Research published today helps us better understand why we need sleep and the important work our brains do behind closed eyes.
It’s no secret that sleep is good for us, but we’ve never really known why. Research published today in the journal
Lead author Dr. Maiken Nedergaard explains that during sleep the glymphatic system washes away harmful proteins, including amyloid beta, which may cause Alzheimer’s disease. Brain cells actually shrink by 60 percent during sleep, providing more room for fluids to rinse out the toxins.
Nedergaard, co-director of the University of Rochester Medical Center’s Center for Translational Neuromedicine, told Healthline she hopes this research will lead to the development of medications to improve clearance of amyloid beta and other toxic substances from the brain. “Nerve cells are very sensitive cells,” she said. “Similar to fish in a dirty tank, they will get sick and die if the brain is not cleared.”
Toxins accumulate while our brain works during waking hours. Brain activity doesn’t slow down much during sleep, and now we know why. The flushing process increases tenfold during sleep, meaning the brain is cleaning house when it isn’t as busy processing information.
Dr. Stephen Rasmus, director of the Sleep Disorders Center at Genesis Health System in Davenport, Iowa, told Healthline that we badly need to unravel the mystery of why humans sleep.
“This is something that is a tiptoe into the mystery of why we need sleep and how this correlates with diseases such as Alzheimer’s disease,” Rasmus said. “What would really be amazing is to wonder where we will be 100 years from now. Maybe there will be a way to flush out these chemicals. You can say, ‘I’m really tired, maybe I’ll hook up to this little thing here, and I’ll be fine in 15 minutes.'”
Nedergaard explained that two relatively recent breakthroughs made her research possible. First, the scientists used 2-photon imaging to examine the brain at microscopic levels, which was not possible 10 years ago. Second, the researchers trained mice to tolerate the microscopic examinations. “They are comfortable, can move, and they get sugar water after the experiments,” she said.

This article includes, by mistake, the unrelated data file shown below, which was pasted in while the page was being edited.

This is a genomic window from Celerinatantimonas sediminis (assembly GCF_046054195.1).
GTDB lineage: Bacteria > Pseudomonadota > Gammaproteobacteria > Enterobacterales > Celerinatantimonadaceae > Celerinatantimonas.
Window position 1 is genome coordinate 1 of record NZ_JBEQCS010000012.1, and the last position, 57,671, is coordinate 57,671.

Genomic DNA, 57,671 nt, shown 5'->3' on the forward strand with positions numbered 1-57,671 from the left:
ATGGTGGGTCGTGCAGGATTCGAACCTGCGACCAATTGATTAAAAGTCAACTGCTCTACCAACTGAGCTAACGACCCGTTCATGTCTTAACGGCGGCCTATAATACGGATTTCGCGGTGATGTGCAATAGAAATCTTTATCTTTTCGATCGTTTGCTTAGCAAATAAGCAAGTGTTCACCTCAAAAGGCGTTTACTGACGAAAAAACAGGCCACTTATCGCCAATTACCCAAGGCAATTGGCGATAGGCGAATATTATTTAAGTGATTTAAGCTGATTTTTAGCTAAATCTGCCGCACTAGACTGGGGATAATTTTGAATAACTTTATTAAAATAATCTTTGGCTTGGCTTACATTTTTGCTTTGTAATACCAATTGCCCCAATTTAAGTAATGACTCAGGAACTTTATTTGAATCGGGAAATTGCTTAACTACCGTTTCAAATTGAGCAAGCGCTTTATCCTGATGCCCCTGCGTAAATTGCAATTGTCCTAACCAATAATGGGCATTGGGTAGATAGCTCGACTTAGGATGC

Her team has already done research that shows this imaging technique can be applied to humans and lead to a better understanding of someone’s risk for Alzheimer’s. Developing medications to help the glymphatic system clear toxins from the brain more efficiently could take many years, however.
Nedergaard and others first described the glymphatic system only about a year ago. The name comes from glial cells, which are abundant in the brain, and the lymphatic system, which is how the rest of the body’s organs dispel waste.
Rasmus said that while this research is very preliminary, he hopes it will someday lead to new medications for insomniacs as well. He noted that many of his patients suffer from decreased performance at work, irritability, and depression.
Although there have been recent improvements in sleep medications, they’re still not perfect, with side effects such as “sleep wandering,” Rasmus said. He only prescribes them as a last resort after trying other treatments, such as cognitive-behavioral therapy and improved sleep hygiene.
“I had one patient who ended up in a parking lot in his underwear,” Rasmus said. “He had driven four or five blocks and didn’t know how he got there.”